17 journalists join RSF’s complaint against NSO over Pegasus spyware

Published August 7, 2021
Pegasus is a spyware developed by the NSO Group, an Israeli cyber-arms firm. It can be covertly installed on mobile phones running most versions of iOS and Android. AP/File
Pegasus is a spyware developed by the NSO Group, an Israeli cyber-arms firm. It can be covertly installed on mobile phones running most versions of iOS and Android. AP/File

KARACHI: Seventeen journalists from seven countries who were listed last month as potential or actual victims of Pegasus spyware have filed complaints with prosecutors in Paris against the NSO Group.

Their complaints complement the one Reporters Without Borders (RSF) and two journalists with French-Moroccan dual nationality have already filed on July 20.

In addition, the RSF has referred their cases to the United Nations. The organisation had even included NSO Group in its list of “digital predators” last year.

Pegasus is a spyware developed by the NSO Group, an Israeli cyber-arms firm. It can be covertly installed on mobile phones running most versions of iOS and Android.

The 17 journalists – two each from Azerbaijan and Hungary, five each from India and Mexico, and one each from Morocco, Spain and Togo – were among the nearly 200 journalists on a list of persons identified last month by the Pegasus Project investigation as potential targets or actual victims of clandestine surveillance by NSO Group’s Pegasus spyware.

The plaintiffs know, or have serious grounds, for fearing that they were spied on by their governments for having carried out independent reporting in public interest.

A number of the plaintiffs have been facing verbal attacks by their governments for years. Among them are Morocco’s Hicham Mansouri and India’s Swati Chaturvedi, who was awarded the RSF Press Freedom Prize for Courage in 2018.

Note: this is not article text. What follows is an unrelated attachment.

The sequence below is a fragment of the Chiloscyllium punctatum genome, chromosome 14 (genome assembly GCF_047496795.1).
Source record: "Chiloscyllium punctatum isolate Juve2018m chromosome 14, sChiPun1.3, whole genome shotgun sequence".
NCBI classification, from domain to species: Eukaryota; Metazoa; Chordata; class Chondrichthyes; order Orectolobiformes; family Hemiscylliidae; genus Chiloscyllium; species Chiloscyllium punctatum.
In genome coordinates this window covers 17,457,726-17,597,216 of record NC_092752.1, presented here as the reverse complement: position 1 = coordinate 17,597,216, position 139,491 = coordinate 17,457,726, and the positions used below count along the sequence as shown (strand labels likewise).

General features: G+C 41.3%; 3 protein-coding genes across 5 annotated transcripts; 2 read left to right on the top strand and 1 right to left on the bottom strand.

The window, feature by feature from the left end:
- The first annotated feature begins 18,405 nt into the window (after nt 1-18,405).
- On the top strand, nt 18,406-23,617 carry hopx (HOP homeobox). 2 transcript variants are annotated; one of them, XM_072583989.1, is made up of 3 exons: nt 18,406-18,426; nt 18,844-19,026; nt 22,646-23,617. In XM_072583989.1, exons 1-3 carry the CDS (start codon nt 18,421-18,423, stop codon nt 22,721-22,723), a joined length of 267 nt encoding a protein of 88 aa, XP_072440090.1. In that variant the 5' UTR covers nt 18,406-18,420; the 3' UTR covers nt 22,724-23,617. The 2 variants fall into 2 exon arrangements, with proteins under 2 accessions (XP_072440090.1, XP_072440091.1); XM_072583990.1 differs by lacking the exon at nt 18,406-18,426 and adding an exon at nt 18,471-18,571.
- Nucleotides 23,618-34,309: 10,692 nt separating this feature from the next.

The RSF referred her case to the UN the same year.

Some were even spied on by foreign governments. They include Spain’s Ignacio Cembrero, who was almost certainly the victim of surveillance by the government of Morocco.

“No doubts must remain”

“The complaints filed by these journalists, who are from every continent, confirm the scale of the surveillance carried out with NSO Group’s Pegasus spyware,” RSF spokesperson Pauline Adès-Mével said.

“The investigation should identify all those involved, whether company executives or senior government officials in the countries concerned. In the face of a scandal so fraught with consequences for press freedom, no doubts must remain. The veil must be lifted completely and justice must be done.”

The RSF has referred the cases of these 17 journalists to four UN special rapporteurs, asking them to seek explanations from the governments suspected of using Pegasus to spy on journalists.

Published in Dawn, August 7th, 2021

Opinion

A whiff of hope

A whiff of hope

Despite the old script that has played out in front of us, political events do indicate some changes.

Editorial

Updated 17 May, 2022

Buyer’s remorse

It is strange to hear senior PML-N leaders lamenting the subsidies, yet not even coming up with a subsidy rationalisation plan.
17 May, 2022

Sikh traders’ killing

THE brutal murder of two Sikh traders in the outskirts of Peshawar on Sunday illustrates the vulnerability of...
17 May, 2022

Cholera outbreak

REPORTS of rising cases of cholera and acute watery diarrhoea in several areas are raising the spectre of a public...
Updated 16 May, 2022

Electoral reforms

EARLY elections or not? That is the question. And it seems to be weighing heavy on the mind of everyone in the...
16 May, 2022

Iran deal revival

WHERE the nuclear deal between Iran and the P5+1 is concerned, a great deal of fluidity exists regarding its fate....
16 May, 2022

Deprived of funds

THIS May, Pakistan’s former Fata region will complete its fourth year of merger with Khyber Pakhtunkhwa. The...